Publication: Sacramento Bee
The California Department of Corrections and Rehabilitation has plans to shut down two prisons, but more closures could soon be on the way because of the state’s rapidly shrinking inmate population.
According to the Legislative Analyst’s Office, the state could close a total of five prisons by 2025, which in turn could save an estimated $1.5 billion in annual spending. The corrections department, which has a budget of $16 billion, oversees 34 prisons and more than 50,000 employees.
Assemblyman Phil Ting, D-San Francisco, has been an outspoken supporter of cutting prison expenses, and he commended the state’s Tuesday decision to close the California Correctional Center in Susanville.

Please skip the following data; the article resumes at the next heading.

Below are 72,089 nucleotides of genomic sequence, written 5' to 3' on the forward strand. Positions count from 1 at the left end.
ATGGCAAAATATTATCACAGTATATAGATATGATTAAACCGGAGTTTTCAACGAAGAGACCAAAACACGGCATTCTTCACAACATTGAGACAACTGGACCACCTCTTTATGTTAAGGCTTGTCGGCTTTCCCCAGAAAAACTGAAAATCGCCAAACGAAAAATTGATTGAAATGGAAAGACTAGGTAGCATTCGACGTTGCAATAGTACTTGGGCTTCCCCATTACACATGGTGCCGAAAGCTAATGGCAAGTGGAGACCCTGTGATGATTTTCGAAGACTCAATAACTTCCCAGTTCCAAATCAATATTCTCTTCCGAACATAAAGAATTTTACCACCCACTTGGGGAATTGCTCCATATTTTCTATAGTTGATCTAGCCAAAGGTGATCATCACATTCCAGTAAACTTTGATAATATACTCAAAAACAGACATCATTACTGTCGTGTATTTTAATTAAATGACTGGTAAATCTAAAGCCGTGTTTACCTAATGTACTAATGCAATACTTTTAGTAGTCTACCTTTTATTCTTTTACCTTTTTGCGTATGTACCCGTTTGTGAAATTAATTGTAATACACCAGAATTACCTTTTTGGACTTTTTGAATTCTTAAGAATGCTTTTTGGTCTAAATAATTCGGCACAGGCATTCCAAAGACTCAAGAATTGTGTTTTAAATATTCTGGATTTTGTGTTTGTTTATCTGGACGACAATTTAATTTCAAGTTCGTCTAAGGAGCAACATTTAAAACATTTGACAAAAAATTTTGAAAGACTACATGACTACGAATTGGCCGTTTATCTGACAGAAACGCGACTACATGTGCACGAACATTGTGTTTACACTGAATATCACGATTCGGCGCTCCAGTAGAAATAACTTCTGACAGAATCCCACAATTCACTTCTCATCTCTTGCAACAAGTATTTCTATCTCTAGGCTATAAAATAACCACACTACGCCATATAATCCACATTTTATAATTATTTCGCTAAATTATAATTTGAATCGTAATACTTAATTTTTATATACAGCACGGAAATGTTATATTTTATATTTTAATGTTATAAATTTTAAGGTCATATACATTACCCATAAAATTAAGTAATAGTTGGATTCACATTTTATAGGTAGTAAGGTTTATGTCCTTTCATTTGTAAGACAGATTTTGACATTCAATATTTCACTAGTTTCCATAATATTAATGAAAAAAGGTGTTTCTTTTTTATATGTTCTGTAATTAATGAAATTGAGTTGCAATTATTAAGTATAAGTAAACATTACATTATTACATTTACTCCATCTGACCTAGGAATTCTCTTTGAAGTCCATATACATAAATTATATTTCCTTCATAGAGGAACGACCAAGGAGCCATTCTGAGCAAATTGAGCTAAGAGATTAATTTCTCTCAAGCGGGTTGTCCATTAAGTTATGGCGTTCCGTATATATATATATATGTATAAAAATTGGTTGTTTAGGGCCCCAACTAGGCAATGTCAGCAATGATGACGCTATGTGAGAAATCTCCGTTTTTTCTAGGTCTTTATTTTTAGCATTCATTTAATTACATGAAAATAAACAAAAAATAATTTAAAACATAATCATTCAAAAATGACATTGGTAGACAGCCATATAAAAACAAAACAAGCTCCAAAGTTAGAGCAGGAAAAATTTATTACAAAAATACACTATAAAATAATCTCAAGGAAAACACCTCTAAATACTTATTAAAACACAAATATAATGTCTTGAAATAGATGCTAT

“We spend almost as much on our corrections system as we do for our higher education system, and most Californians would say that’s not the best use of taxpayer funds,” Ting said in an interview.
Ting called the closure announcement a good first step, but said that the California Department of Corrections and Rehabilitation needs to do a better job of identifying potential prison closures, and also of working with communities to mitigate the impact of shutdowns.